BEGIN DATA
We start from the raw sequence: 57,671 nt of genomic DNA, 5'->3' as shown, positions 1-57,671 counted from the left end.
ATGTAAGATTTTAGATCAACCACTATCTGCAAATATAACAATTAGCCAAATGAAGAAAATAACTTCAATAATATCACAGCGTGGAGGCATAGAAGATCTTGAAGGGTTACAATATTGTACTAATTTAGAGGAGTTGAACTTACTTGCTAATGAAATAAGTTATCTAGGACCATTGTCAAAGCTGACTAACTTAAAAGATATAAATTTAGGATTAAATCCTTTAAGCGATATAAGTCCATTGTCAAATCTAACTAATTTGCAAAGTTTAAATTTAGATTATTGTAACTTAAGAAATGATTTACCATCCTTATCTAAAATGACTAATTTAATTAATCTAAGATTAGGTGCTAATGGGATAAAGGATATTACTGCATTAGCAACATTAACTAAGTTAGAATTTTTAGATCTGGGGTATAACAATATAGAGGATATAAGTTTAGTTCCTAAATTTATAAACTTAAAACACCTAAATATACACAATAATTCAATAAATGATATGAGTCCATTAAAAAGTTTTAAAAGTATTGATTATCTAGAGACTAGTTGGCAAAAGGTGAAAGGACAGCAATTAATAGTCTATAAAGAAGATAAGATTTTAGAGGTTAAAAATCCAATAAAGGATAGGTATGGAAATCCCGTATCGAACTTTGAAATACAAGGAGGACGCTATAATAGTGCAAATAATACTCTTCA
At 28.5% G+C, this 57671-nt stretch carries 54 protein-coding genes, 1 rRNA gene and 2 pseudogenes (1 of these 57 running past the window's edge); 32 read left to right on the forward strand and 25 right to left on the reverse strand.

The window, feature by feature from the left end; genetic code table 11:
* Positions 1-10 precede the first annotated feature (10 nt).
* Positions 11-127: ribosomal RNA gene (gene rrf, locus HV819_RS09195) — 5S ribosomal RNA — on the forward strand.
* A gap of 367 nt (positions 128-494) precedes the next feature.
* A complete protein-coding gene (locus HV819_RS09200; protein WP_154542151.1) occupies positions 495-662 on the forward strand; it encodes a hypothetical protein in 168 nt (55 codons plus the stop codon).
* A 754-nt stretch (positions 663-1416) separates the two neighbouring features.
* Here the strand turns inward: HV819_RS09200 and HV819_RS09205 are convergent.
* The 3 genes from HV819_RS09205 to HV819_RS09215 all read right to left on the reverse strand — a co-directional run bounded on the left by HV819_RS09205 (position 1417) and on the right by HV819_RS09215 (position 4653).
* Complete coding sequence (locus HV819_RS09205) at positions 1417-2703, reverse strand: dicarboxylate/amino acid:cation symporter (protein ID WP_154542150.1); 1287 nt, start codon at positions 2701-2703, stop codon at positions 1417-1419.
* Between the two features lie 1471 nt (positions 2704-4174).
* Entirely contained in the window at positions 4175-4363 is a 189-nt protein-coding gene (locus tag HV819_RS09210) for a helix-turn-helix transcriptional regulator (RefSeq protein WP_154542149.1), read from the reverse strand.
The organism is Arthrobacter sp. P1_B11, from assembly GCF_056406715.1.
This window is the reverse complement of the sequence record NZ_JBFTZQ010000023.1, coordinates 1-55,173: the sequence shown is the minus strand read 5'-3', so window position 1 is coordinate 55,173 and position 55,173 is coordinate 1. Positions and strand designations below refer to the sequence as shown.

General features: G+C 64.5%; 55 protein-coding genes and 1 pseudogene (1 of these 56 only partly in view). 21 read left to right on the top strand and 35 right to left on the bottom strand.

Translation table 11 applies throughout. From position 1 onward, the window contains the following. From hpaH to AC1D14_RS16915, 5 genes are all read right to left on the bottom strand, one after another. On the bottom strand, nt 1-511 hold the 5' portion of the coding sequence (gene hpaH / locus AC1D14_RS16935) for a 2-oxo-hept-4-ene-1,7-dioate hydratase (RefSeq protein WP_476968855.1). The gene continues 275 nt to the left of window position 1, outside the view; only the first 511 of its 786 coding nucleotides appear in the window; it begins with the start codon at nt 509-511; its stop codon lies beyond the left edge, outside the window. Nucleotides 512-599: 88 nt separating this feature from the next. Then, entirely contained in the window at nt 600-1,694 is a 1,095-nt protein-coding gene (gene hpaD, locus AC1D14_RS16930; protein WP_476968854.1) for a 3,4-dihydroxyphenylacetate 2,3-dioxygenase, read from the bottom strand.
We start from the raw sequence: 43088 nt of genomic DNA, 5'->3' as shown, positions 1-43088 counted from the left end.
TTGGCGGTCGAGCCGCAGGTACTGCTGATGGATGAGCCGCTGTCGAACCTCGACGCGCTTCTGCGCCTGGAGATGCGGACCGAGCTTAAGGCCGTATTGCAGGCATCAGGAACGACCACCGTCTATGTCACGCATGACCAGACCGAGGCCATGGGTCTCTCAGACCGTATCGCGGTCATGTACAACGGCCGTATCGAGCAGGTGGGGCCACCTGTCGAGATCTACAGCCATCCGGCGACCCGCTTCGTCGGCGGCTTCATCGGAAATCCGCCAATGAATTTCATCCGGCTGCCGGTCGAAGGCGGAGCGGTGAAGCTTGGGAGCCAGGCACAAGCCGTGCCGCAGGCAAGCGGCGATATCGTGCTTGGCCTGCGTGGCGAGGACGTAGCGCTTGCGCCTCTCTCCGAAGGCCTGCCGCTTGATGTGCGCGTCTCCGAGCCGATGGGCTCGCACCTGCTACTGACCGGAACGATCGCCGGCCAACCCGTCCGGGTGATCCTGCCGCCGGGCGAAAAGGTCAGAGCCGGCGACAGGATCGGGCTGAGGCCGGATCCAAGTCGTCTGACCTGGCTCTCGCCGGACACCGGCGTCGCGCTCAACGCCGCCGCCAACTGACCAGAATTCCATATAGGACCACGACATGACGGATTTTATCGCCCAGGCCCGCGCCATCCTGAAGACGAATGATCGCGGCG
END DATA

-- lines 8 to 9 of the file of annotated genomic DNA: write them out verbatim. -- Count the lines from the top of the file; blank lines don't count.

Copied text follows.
* A complete protein-coding gene (locus HV819_RS09200; protein WP_154542151.1) occupies positions 495-662 on the forward strand; it encodes a hypothetical protein in 168 nt (55 codons plus the stop codon).
* A 754-nt stretch (positions 663-1416) separates the two neighbouring features.